Arctic Tern was a Virginia-bred Thoroughbred racehorse, born at the Keswick Stables in 1973.
After being trained in France by John Fellows, Arctic Tern competed at the highest level in Europe for three seasons, winning four out of twenty one races. He won the Prix Thomas Bryong in 1975, the Prix de Fontainbleau in 1976 and the Prix Ganay in 1977. In most of his races he was ridden by Maurice Philipperon.
After his racing career was over, Arctic Tern became a breeding stallion. His most famous progeny is Bering, who won the Prix du Jockey Club in 1986.
Arctic Tern died in 1998, aged 25.
Short facts about Arctic Tern
|Owner||Mrs John S. Knight|
Prix Thomas Bryon (1975)
Timeform rating 125 (1975), 126 (1976), 126 (1977)
Arctic Tern was bred in Virgina by his owner Mrs John S. Knight’s Keswick Stables. Born in 1973, he was a chestnut colored horse with four white socks and a white blaze. He was blind in his right eye, but this rarely caused him any problems on or off the track.
Arctic Tern was from the last American crop of foals sired by the famous Sea-Bird stallion. Sea-Bird (also known as Sea Bird) won both the Prix de l’Arc de Triomphe and The Derby (Epsom Derby) in 1965, and was the sire of illustrious horses such as the Arc winning Allez France and the Champion Hurdler Sea Pigeon. Sea-Bird died in France in 1973, the same year as Arctic Tern was born.
Bubbling Beauty, Arctic Tern’s dam, was neither a good racehorse nor a renowned broodmare – except for her success with Arctic Tern. She did however belong to a superb family of horses, and was for instance the half-sister to the dams that foaled Northern Dancer and Halo.
Dan Cupid (USA)
1975: Arctic Tern’s two-year-old season
First race (Deauvulle Racecourse)
Arctic Tern’s very first race was a 1200 meter one at the Deauvulle Racecourse, a race for previously unraced horses only. In this contest, he came in second – just one head after the winner No Turning.
Second race (Chantilly Racecourse)
Arctic Tern finished second in this race too, after being beaten by half a length by Actopan. In this maiden race over 1400 meters, Arctic Tern was leading until he swerved badly across the course in the last 200 meters. This swerving might have been the result of his right eye blindness.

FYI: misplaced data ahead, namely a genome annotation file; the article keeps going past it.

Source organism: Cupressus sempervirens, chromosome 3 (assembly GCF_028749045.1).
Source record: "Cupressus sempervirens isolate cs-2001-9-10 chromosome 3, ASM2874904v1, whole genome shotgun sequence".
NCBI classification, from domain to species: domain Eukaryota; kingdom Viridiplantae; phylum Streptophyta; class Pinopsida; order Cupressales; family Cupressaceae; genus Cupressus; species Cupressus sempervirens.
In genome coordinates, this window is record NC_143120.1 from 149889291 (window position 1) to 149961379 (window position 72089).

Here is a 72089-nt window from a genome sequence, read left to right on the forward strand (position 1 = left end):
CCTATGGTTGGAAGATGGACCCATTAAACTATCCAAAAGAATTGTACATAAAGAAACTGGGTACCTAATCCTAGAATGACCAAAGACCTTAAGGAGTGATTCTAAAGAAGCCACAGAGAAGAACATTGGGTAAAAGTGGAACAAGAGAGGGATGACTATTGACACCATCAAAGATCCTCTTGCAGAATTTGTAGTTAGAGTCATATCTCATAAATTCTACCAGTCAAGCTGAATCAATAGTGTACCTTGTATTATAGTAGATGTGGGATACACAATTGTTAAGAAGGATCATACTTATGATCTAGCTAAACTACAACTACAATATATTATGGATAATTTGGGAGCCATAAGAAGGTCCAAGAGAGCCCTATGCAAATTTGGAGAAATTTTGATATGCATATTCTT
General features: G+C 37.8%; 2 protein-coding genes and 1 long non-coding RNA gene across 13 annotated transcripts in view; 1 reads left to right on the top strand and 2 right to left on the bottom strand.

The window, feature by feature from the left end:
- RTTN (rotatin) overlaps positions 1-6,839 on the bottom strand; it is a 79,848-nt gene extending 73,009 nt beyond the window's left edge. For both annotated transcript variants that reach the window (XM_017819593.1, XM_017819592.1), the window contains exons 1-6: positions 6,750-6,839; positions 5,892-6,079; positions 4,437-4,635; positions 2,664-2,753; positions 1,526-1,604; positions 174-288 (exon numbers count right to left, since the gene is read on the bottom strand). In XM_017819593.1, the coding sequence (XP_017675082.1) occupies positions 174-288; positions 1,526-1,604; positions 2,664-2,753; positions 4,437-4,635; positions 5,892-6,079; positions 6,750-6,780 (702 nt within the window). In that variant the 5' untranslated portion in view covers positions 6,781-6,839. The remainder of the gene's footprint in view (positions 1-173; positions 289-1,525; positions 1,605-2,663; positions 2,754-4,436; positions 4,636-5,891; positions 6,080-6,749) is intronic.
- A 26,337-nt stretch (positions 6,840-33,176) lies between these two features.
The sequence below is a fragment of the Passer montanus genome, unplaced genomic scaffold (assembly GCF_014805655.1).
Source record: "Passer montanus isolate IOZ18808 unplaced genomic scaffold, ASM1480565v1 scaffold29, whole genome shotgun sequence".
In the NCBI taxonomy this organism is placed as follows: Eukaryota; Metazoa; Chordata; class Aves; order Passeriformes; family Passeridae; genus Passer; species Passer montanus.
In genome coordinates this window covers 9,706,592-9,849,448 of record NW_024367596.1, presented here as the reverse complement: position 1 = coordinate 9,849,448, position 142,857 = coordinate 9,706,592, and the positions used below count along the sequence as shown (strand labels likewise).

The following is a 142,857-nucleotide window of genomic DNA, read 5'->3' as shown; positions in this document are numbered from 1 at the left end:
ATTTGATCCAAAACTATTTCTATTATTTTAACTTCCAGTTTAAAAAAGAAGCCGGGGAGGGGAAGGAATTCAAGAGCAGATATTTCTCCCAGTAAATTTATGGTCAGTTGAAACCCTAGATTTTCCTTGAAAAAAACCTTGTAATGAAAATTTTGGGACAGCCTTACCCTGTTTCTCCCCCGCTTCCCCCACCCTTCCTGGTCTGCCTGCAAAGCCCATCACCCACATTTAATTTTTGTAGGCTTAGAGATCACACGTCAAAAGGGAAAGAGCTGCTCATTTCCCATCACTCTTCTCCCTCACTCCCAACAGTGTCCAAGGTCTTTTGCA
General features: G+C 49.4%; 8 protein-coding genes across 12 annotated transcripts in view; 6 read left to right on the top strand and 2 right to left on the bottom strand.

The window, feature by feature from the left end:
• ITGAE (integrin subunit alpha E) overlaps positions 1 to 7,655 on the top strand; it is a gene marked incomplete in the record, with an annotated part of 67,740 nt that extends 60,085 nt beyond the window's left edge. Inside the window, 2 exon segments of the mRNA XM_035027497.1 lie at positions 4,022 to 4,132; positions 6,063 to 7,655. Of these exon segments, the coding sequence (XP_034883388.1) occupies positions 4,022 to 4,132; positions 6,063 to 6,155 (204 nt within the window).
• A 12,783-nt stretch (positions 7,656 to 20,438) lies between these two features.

Third race (Maisons-Laffitte Racecourse)
In this third race, Arctic Tern finally scored a victory, and he did it with a good margin, four lengths in front of the runner-up. This was a maiden race over 1300 meters.
Fourth race (Saint-Cloud Racecourse)
For the 1550 meter Prix Thomas Bryon, Arctic Tern was moved up in class and distance. With Maurice Philipperon as his rider, Arctic Tern started at odds of 6.1/1.
Philipperon elected to restrain Arctic Tern in the initial stages of the race, before moving up in the straight and take the lead 200 meters from the Finnish. Arctic Tern won the race with a two length margin to Comeram.
1976: Arctic Tern’s three-year-old season
Prix de Fontainebleau at Longchamp
On April 4, 1976, Arctic Tern won the 1600 metre Prix de Fontainbleau. The distance between him and the runner-up Roan Star was three quarters of a length. This was Arctic Tern’s very first performance as a three-year-old.
No wins in eight races, but runner-up in two
Arctic Tern didn’t win any of his other eight races of the season, but placed second in two of them.
- He finished 5th in Poule d’Essai des Poulains.
- He finished 2nd in Prix Lupin, three quarters of a length behind the winner Youth.
- After being moved up in distance, he finished 9th (out of 18) in the Prix du Jockey Club over 2400 meters.
- He finished 5th in the Prix Eugene Adam.
- He finished 2nd in the Prix Niel. Once again, Youth was the winner.
- He finished 12th in the Prix de l’Arc de Triomphe.
- He finished 5th in the Prix du Conseil de Paris.
- He finished 5th in the Prix Perth.
1977: Arctic Tern’s four-year-old season
Prix d’Harcourt at Longchamp (France)
Arctic Tern’s first race as a four-year-old was the Prix d’Harcourt over 2000 meters at Longchamp in April, where he finished third. (Kasteel won, followed by Full of Hope.)
Group One Prix Ganay at Longchamp (France)
Three weeks after Prix d’Harcourt, Arctic Tern started 5/1 second favorite for the Group One Prix Ganay over 2100 meters at the same racecourse.